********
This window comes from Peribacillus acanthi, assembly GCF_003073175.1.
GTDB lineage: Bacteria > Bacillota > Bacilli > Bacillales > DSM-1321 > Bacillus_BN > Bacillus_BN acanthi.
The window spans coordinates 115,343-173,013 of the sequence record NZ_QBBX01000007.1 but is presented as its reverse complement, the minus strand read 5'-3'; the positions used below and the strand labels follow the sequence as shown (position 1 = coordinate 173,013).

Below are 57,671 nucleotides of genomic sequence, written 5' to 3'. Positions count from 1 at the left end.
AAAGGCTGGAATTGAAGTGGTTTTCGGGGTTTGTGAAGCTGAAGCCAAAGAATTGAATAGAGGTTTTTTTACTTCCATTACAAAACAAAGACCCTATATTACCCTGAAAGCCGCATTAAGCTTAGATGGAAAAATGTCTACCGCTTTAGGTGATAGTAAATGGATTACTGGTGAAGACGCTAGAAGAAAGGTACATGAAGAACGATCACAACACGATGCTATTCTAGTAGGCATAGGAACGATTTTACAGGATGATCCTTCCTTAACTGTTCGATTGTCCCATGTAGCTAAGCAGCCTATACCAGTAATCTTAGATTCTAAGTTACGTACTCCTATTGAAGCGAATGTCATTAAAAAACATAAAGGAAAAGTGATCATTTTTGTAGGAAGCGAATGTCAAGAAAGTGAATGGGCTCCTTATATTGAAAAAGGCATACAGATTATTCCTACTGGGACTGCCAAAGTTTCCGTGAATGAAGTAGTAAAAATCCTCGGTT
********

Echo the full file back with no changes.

This window comes from Peribacillus acanthi, assembly GCF_003073175.1.
GTDB lineage: Bacteria > Bacillota > Bacilli > Bacillales > DSM-1321 > Bacillus_BN > Bacillus_BN acanthi.
The window spans coordinates 115,343-173,013 of the sequence record NZ_QBBX01000007.1 but is presented as its reverse complement, the minus strand read 5'-3'; the positions used below and the strand labels follow the sequence as shown (position 1 = coordinate 173,013).

Below are 57,671 nucleotides of genomic sequence, written 5' to 3'. Positions count from 1 at the left end.
AAAGGCTGGAATTGAAGTGGTTTTCGGGGTTTGTGAAGCTGAAGCCAAAGAATTGAATAGAGGTTTTTTTACTTCCATTACAAAACAAAGACCCTATATTACCCTGAAAGCCGCATTAAGCTTAGATGGAAAAATGTCTACCGCTTTAGGTGATAGTAAATGGATTACTGGTGAAGACGCTAGAAGAAAGGTACATGAAGAACGATCACAACACGATGCTATTCTAGTAGGCATAGGAACGATTTTACAGGATGATCCTTCCTTAACTGTTCGATTGTCCCATGTAGCTAAGCAGCCTATACCAGTAATCTTAGATTCTAAGTTACGTACTCCTATTGAAGCGAATGTCATTAAAAAACATAAAGGAAAAGTGATCATTTTTGTAGGAAGCGAATGTCAAGAAAGTGAATGGGCTCCTTATATTGAAAAAGGCATACAGATTATTCCTACTGGGACTGCCAAAGTTTCCGTGAATGAAGTAGTAAAAATCCTCGGTT